Donald F. Johnson. Occupied America: British Military Rule and the Experience of Revolution. University of Pennsylvania Press, 2020. ISBN: 9780812252545. 256 pages. $35.95USD.
In recent years there’s been a resurgence of interest in the Revolution and Founding Era. It’s resulted in a prolific number of new volumes, including a good number of narrowly-focused “micro histories” which address previously neglected topics. With the release of Occupied America: British Military Rule and the Experience of Revolution, author Donald Johnson has endeavored to address one such notable gap in the historiography.
Between 1775 and 1783, every major city on America’s eastern seaboard, including Boston, New York, Newport, Philadelphia, Charleston, and Savannah, was occupied at least briefly by Crown forces. The primary need to control such locales was obvious. With an army in the field over three thousand miles from the home islands, Britain was logistically compelled to have access to deep water ports.
It was also hoped that occupation of the commercial, trade, and social centers of the colonies would afford the Crown the ability to gradually expand geographic control of the countryside and reassert authority over the colonies. Johnson’s research, however, doesn’t focus on British military policy. In keeping with the current academic trend toward social history, this volume centers heavily on the day-to-day experiences of civilians, with a particular focus on how British occupation afforded both challenge and opportunity for common men and women.
Johnson’s work offers a chronological collection of fascinating vignettes of lives torn asunder by war. Although the presence of thousands of newcomers offered enterprising individuals unprecedented opportunity, the inevitable destruction of a functioning economy, which resulted in soaring prices and rampant inflation, only antagonized a civilian population that very often adhered to a pragmatic neutrality. Paired with infringements on traditional English liberties, British occupation policies were a recipe for disaster.
Ultimately, the promise of social stability and economic prosperity under restored British rule proved a chimera. In the absence of substantive military victory in the field, the resumption of any form of normalcy in civil government was impossible. The draconian restraints of martial law, for which British military commanders had no real alternative, ultimately rendered life in the occupied zones distasteful to Loyalists and repugnant to Patriots.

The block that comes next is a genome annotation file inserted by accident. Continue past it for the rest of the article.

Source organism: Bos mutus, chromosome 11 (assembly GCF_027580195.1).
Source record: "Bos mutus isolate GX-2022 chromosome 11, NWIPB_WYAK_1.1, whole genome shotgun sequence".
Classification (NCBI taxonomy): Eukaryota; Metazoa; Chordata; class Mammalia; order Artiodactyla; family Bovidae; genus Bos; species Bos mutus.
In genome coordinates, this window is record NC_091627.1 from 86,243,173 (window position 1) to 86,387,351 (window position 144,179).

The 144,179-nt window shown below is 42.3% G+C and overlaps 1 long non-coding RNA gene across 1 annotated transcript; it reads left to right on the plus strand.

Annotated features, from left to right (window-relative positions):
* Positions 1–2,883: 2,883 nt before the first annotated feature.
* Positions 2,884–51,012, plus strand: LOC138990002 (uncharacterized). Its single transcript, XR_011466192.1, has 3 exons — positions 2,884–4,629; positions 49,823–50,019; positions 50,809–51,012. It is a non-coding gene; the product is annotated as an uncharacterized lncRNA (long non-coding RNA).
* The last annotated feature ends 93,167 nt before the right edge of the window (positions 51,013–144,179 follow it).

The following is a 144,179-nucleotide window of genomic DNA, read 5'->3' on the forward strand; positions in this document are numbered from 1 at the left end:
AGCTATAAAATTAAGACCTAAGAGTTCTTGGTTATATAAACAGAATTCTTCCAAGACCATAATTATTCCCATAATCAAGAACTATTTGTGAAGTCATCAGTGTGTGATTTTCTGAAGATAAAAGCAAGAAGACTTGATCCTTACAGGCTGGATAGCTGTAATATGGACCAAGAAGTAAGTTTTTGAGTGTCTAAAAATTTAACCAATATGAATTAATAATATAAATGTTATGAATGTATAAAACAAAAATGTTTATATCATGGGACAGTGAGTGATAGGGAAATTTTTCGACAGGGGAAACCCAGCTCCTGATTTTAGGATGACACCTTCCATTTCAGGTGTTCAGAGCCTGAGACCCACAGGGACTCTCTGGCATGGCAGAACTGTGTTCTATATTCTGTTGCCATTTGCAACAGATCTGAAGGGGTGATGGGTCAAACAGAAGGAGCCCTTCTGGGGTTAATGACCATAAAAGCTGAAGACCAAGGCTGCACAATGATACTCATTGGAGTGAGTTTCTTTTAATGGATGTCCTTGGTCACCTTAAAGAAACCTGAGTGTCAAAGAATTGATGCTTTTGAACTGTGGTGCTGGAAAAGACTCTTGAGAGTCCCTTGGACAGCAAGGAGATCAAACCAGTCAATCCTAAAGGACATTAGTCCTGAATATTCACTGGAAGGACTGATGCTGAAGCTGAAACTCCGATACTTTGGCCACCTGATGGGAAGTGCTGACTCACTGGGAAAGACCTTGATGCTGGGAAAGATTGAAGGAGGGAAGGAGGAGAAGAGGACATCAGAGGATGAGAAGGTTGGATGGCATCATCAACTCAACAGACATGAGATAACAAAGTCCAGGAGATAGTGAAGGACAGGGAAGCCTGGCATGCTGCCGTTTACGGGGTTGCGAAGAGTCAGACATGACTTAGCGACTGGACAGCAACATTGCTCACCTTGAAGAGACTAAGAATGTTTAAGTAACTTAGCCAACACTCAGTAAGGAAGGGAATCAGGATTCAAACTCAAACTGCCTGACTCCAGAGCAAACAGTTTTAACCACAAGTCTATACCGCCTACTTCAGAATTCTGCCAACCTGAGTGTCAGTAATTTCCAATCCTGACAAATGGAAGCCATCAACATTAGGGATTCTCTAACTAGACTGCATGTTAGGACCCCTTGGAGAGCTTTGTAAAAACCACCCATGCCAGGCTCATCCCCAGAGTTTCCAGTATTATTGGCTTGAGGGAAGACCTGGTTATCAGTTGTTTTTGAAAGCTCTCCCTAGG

Ironically, the heavy-handed implementation of such arbitrary rule was a self-defeating course of action. Prior to the outbreak of the war, Whig leaders had warned of a creeping tyranny as Royal appointees ignored or even dissolved popularly-elected legislative bodies. “By the end of the war,” argues Johnson, “the experience of occupation had weakened imperial authority to its breaking point” (p. 5).
Johnson champions the notion that “the wartime experience of occupation, more than radical political arguments during the imperial crisis, caused many to abandon their faith in royal rule” (p. 2). It should be remembered that Johnson’s research focuses heavily on those with nebulous political beliefs who attempted to navigate the difficult period of military occupation in America’s six largest cities. At the outbreak of the war, it’s thought that those cities boasted no more than one percent of the colonial population, and those populations shrank dramatically when Whig refugees fled the approach of British armies.
Ideology is a powerful force. Although it’s certainly true that early America contained a good number of the “disaffected” – those whose loyalties were quite flexible and reactionary to the shifting fortunes of war, Revolutionary America also contained a good number of men and women – both Patriot and Loyalist – who were more than willing to sacrifice their fortunes, and their lives, on the simple grounds of deeply-held principle.
Occupied America offers an intriguing glimpse at a narrow topic that has hitherto suffered an unfortunate neglect in the historiography of early America. This book is best suited to a professional audience, particularly social historians. By exploring previously obscure primary sources, Donald Johnson has penned an important contribution to the literature covering military occupation during the Revolutionary War.
Joshua Shepherd, a sculptor and independent researcher, has created over 30 public monuments. His articles, with a special focus on Revolutionary and frontier America, have appeared in publications including MHQ: The Quarterly Journal of Military History, Military Heritage, Journal of the American Revolution, and Civil War Quarterly.